By: Shanglu Yang, Rouzbeh Sarrafi, and Radovan Kovacevic
Research Center for Advanced Manufacturing
Southern Methodist University
Dallas, TX USA 75205
With respect to excellent mechanical properties and corrosion-resistant capability, galvanized steels have been used intensively in different industries such as in the automotive industries. However, the successful welding of galvanized steels in a gap-free lap joint configuration is still a great challenge. The highly-pressurized zinc vapor is readily developed at the interface of the two metal sheets due to the lower boiling point of zinc (around 906 ˚C) than the melting point of steel (over 1500˚C). The failure of mitigating the highly pressurized zinc vapor at the interface of the two metal sheets leads to the formation of different weld defects such as the spatters and blowholes, which not only damage the weld surface quality but also deteriorate the mechanical properties of welds. In order to mitigate the effect of the highly pressurized zinc vapor, many welding methods have been developed which includes the removal of zinc coating at the interface of two metal sheets, redesigning the lap joint configuration, setting of alloy element at the interface, and so on. All of these methods require the pre-processing and post-processing actions and are costly to be used in the practice.
An innovative hybrid welding procedure, which combines the laser welding with the gas tungsten arc welding (GTAW) used as a preheating source, has been successfully developed to weld the galvanized high strength dual phase steels in a gap-free lap joint configuration. In this new welding procedure, GTAW that leads the laser beam at the specific distance is used to preheat the workpieces. Under the controlled heat input from the GTAW, zinc coating at the top surface is burned and the metal oxides are generated at the top surface of workpience. At the same time, the zinc coating along the weld zone at the interface of two metal sheets is transformed into the zinc oxides, which has the high melting point than that of steel. Furthermore, the thin layer of the generated metal oxides at the top surface of workpiece dramatically increases the coupling of laser beam energy into the welded material. Under these welding conditions, the stable keyhole is produced, which provides the channel for the highly pressurized zinc vapor to be vented out. This new welding procedure offers an efficient and robust way for lap joint of galvanized steels in a gap-free configuration and can be practically used in the industry. The completely defect-free lap joints are achieved. In comparison with the other methods for welding of galvanized steels in a gap-free lap joint configuration, the productivity efficiency can be dramatically increased by the use of this new welding procedure. At the same time, it avoids the high time-consuming and cost of pre-processing and post-processing associated with the traditional ways of welding galvanized steels in a gap-free lap joint configuration.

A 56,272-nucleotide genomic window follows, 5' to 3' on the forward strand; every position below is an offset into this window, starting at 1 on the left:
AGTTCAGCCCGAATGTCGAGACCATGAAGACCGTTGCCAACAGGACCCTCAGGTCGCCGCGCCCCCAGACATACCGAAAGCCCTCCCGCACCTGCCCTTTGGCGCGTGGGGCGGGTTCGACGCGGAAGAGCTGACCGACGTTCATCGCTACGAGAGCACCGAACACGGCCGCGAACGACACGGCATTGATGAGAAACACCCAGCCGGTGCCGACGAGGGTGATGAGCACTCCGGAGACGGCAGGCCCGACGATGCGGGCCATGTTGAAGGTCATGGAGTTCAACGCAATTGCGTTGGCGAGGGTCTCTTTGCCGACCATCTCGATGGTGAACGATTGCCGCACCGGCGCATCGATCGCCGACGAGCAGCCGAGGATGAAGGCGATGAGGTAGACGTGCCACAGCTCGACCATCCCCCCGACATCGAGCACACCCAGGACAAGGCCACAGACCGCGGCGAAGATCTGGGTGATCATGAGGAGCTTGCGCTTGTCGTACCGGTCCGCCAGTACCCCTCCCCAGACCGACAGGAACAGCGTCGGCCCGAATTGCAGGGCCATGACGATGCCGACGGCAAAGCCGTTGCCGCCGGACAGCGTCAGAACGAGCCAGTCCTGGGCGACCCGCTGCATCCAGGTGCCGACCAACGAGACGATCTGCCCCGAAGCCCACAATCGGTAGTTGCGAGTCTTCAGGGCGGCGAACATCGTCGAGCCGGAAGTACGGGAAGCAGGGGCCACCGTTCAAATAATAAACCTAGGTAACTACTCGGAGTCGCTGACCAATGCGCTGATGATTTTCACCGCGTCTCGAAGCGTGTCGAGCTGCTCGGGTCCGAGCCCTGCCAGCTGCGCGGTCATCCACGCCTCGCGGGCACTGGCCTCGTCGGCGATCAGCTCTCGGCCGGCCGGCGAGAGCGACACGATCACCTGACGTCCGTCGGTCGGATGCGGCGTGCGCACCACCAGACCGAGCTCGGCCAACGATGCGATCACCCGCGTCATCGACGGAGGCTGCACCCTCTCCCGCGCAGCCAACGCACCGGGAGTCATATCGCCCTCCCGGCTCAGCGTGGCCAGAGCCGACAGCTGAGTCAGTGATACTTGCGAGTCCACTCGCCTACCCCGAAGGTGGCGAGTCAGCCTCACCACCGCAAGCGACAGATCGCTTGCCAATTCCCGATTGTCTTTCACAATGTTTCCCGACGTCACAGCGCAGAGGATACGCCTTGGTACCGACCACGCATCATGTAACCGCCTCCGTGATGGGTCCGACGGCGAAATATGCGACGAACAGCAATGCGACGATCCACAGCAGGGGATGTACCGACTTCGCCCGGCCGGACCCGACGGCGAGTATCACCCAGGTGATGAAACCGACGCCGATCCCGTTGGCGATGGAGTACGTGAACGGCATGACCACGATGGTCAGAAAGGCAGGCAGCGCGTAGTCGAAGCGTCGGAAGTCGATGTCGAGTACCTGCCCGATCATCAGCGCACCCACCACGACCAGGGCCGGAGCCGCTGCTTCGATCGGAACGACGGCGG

A machine vision system is also developed to real-time record the images of molten pool during the welding process, which is based on a high speed CCD camera with the frame rate of 4000 fps and one green laser as the illumination source. By the analysis of the recorded images of molten pool, the instability mechanism of laser welding of galvanized steels in a gap-free lap joint configuration is better understood. Furthermore, the developed machine vision system can be used to on-line monitor the various defect formations and provides the calculated geometry of molten pool for controlling the weld quality, thus accomplishing the automation of welding process.
The above brief overview was extracted from its original abstract and paper presented at The International Congress on Applications of Lasers & Electro-Optics (ICALEO) in Orlando, FL. To order a copy of the complete proceedings from this conference click here